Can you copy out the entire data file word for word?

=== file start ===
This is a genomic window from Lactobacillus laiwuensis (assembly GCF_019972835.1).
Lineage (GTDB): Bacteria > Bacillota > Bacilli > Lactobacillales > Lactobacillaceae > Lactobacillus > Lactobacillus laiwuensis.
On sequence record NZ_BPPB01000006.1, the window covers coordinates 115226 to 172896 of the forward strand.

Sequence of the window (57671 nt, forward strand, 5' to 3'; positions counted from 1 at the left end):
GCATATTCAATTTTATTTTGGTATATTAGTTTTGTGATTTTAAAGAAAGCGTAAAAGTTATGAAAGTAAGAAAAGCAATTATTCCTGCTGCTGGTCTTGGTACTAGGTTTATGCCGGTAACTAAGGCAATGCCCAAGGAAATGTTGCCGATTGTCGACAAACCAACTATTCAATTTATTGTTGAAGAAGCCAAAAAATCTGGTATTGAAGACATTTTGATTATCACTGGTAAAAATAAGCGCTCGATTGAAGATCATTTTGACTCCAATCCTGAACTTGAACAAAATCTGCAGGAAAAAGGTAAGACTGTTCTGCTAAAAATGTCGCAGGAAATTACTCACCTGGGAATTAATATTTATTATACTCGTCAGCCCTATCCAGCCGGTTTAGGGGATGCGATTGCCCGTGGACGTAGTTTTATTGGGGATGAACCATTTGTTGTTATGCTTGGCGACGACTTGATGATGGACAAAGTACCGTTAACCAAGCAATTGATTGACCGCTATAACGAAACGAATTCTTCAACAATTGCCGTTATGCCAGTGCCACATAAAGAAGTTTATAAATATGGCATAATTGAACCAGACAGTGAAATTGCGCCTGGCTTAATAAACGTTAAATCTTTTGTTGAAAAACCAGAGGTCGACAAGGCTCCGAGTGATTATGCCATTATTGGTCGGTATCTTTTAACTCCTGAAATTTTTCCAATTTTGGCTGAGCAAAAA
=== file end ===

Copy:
This is a genomic window from Lactobacillus laiwuensis (assembly GCF_019972835.1).
Lineage (GTDB): Bacteria > Bacillota > Bacilli > Lactobacillales > Lactobacillaceae > Lactobacillus > Lactobacillus laiwuensis.
On sequence record NZ_BPPB01000006.1, the window covers coordinates 115226 to 172896 of the forward strand.

Sequence of the window (57671 nt, forward strand, 5' to 3'; positions counted from 1 at the left end):
GCATATTCAATTTTATTTTGGTATATTAGTTTTGTGATTTTAAAGAAAGCGTAAAAGTTATGAAAGTAAGAAAAGCAATTATTCCTGCTGCTGGTCTTGGTACTAGGTTTATGCCGGTAACTAAGGCAATGCCCAAGGAAATGTTGCCGATTGTCGACAAACCAACTATTCAATTTATTGTTGAAGAAGCCAAAAAATCTGGTATTGAAGACATTTTGATTATCACTGGTAAAAATAAGCGCTCGATTGAAGATCATTTTGACTCCAATCCTGAACTTGAACAAAATCTGCAGGAAAAAGGTAAGACTGTTCTGCTAAAAATGTCGCAGGAAATTACTCACCTGGGAATTAATATTTATTATACTCGTCAGCCCTATCCAGCCGGTTTAGGGGATGCGATTGCCCGTGGACGTAGTTTTATTGGGGATGAACCATTTGTTGTTATGCTTGGCGACGACTTGATGATGGACAAAGTACCGTTAACCAAGCAATTGATTGACCGCTATAACGAAACGAATTCTTCAACAATTGCCGTTATGCCAGTGCCACATAAAGAAGTTTATAAATATGGCATAATTGAACCAGACAGTGAAATTGCGCCTGGCTTAATAAACGTTAAATCTTTTGTTGAAAAACCAGAGGTCGACAAGGCTCCGAGTGATTATGCCATTATTGGTCGGTATCTTTTAACTCCTGAAATTTTTCCAATTTTGGCTGAGCAAAAA